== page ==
Daai si gin (Breaking News) (2006)
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Critic Reviews for Daai si gin (Breaking News)
[Breaking News] is one of [director] To's typically tangled meditations on the smearing of good and evil, in moments where instinct overcomes morality.
Prolific Hong Kong lenser Johnnie To delivers another solid action picture with this latest effort.
To, Hong Kong's best action auteur since John Woo left for Hollywood, doesn't disappoint.
Generally good performances from the Hong Kong, Taiwanese and Mainland cast, plus kinetic widescreen photography, deliver solid enough entertainment.
A film filled with terrifically choreographed action and very little on its mind.
Audience Reviews for Daai si gin (Breaking News)
Breaking News lives up to its title and is another successful Hong Kong crime thriller for Johnnie To.
The story only takes 90 minutes to unfold and it starts off on the right foot. The 10 minute introduction does what it's supposed to do; introduce the characters, set up the story, and deliver flying bullets. To top it all off, it is done in one continuous cinematic shot. The film does move at a slower pace, but the concept of the story helps to avoid complete boredom.
The action is unleashed at the right moments, which isn't a whole lot in comparison to the rest of the story; however, those segments are nicely written.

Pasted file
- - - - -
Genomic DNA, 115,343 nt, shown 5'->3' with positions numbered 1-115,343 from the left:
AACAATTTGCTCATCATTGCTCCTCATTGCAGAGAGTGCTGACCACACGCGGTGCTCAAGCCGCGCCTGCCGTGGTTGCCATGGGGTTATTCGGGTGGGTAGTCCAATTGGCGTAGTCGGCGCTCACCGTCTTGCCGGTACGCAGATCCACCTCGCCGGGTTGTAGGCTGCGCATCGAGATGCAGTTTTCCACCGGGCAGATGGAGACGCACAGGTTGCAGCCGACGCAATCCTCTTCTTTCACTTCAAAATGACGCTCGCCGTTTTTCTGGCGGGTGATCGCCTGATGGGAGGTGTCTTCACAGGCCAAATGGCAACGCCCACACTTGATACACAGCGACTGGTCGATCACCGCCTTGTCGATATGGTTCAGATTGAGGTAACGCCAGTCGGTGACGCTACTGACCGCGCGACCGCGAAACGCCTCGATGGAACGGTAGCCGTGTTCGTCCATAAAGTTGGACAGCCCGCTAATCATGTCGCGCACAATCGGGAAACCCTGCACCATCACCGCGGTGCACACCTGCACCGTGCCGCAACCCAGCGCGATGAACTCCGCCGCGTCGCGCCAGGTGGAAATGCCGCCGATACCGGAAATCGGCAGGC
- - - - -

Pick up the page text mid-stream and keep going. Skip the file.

Richie Ren is cool, calm, and collected. The trio of major cast members is rounded out by Kelly Chen and Nick Cheung.
The opening sequence alone is worth a checkout. The rest of Breaking News is also recommendable.
"Breaking News" starts with a stakeout of Yuen's(Richie Ren) gang going badly awry as it devolves into a running shootout. To make matters worse, a policeman is killed, the criminals get away and the whole fiasco ends up on the nightly news. Deputy Commissioner Rebecca Fong(Kelly Chen) comes up with the idea of the police videotaping the arrest of the criminals in order to reassure the public that they can do their job properly. Inspector Cheung(Nick Cheung) is one step ahead of them and still on the case, by the way, has cornered the criminals in an apartment building. There is a lot in "Breaking News" that might seem familiar to viewers with its media coverage of an ongoing police situation. What's different here is the lack of chaos, with both sides vying to be in control of the message and attaining levels of success. So add to that Johnnie To's kinetic style of filmmaking(especially in the opening tracking shot that gets more suspenseful as it goes on) and you have a smart thriller that also entertains. However, the movie is not without its share of faults with inappropriate comic relief and major characters that come and go as they please.
With a highly impressive 7-minute opening scene done in a single take, it raised my expectation level on how enjoyable the rest of the film might be. It just fizzled from that point on.
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